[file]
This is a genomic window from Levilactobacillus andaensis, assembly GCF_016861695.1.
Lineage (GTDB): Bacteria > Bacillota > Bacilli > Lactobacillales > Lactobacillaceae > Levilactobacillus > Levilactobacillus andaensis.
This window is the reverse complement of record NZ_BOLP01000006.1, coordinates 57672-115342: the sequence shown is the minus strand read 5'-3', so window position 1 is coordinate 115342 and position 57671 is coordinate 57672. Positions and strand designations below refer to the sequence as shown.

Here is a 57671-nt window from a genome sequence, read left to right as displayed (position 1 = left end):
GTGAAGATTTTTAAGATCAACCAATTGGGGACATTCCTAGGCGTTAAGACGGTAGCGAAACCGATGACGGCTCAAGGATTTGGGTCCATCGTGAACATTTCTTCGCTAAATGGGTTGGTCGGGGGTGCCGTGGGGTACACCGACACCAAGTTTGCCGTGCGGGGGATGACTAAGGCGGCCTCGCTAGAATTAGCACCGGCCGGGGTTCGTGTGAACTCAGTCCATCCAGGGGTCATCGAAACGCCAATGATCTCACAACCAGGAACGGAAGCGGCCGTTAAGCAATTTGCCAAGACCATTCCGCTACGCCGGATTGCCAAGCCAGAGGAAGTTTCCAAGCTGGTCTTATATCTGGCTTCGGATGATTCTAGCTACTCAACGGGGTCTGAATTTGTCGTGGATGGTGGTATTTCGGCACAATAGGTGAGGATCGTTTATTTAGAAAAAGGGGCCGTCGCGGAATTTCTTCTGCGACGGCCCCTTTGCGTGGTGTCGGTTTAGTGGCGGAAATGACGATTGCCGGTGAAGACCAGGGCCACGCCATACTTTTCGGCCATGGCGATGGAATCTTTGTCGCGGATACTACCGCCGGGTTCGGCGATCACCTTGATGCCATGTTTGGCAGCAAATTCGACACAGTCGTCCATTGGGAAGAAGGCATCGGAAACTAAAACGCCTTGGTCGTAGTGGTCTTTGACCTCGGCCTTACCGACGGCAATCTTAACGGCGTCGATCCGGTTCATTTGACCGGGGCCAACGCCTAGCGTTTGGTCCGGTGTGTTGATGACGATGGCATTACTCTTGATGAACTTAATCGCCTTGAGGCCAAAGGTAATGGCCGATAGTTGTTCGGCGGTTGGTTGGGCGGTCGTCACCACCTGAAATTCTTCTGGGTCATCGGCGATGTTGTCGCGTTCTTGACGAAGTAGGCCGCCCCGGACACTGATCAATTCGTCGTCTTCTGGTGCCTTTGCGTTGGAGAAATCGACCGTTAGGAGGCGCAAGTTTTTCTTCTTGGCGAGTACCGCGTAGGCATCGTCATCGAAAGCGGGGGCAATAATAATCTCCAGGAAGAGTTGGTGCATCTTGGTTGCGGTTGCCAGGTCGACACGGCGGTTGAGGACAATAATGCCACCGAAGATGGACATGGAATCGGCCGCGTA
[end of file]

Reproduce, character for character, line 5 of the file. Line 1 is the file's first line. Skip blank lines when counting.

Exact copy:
GTGAAGATTTTTAAGATCAACCAATTGGGGACATTCCTAGGCGTTAAGACGGTAGCGAAACCGATGACGGCTCAAGGATTTGGGTCCATCGTGAACATTTCTTCGCTAAATGGGTTGGTCGGGGGTGCCGTGGGGTACACCGACACCAAGTTTGCCGTGCGGGGGATGACTAAGGCGGCCTCGCTAGAATTAGCACCGGCCGGGGTTCGTGTGAACTCAGTCCATCCAGGGGTCATCGAAACGCCAATGATCTCACAACCAGGAACGGAAGCGGCCGTTAAGCAATTTGCCAAGACCATTCCGCTACGCCGGATTGCCAAGCCAGAGGAAGTTTCCAAGCTGGTCTTATATCTGGCTTCGGATGATTCTAGCTACTCAACGGGGTCTGAATTTGTCGTGGATGGTGGTATTTCGGCACAATAGGTGAGGATCGTTTATTTAGAAAAAGGGGCCGTCGCGGAATTTCTTCTGCGACGGCCCCTTTGCGTGGTGTCGGTTTAGTGGCGGAAATGACGATTGCCGGTGAAGACCAGGGCCACGCCATACTTTTCGGCCATGGCGATGGAATCTTTGTCGCGGATACTACCGCCGGGTTCGGCGATCACCTTGATGCCATGTTTGGCAGCAAATTCGACACAGTCGTCCATTGGGAAGAAGGCATCGGAAACTAAAACGCCTTGGTCGTAGTGGTCTTTGACCTCGGCCTTACCGACGGCAATCTTAACGGCGTCGATCCGGTTCATTTGACCGGGGCCAACGCCTAGCGTTTGGTCCGGTGTGTTGATGACGATGGCATTACTCTTGATGAACTTAATCGCCTTGAGGCCAAAGGTAATGGCCGATAGTTGTTCGGCGGTTGGTTGGGCGGTCGTCACCACCTGAAATTCTTCTGGGTCATCGGCGATGTTGTCGCGTTCTTGACGAAGTAGGCCGCCCCGGACACTGATCAATTCGTCGTCTTCTGGTGCCTTTGCGTTGGAGAAATCGACCGTTAGGAGGCGCAAGTTTTTCTTCTTGGCGAGTACCGCGTAGGCATCGTCATCGAAAGCGGGGGCAATAATAATCTCCAGGAAGAGTTGGTGCATCTTGGTTGCGGTTGCCAGGTCGACACGGCGGTTGAGGACAATAATGCCACCGAAGATGGACATGGAATCGGCCGCGTA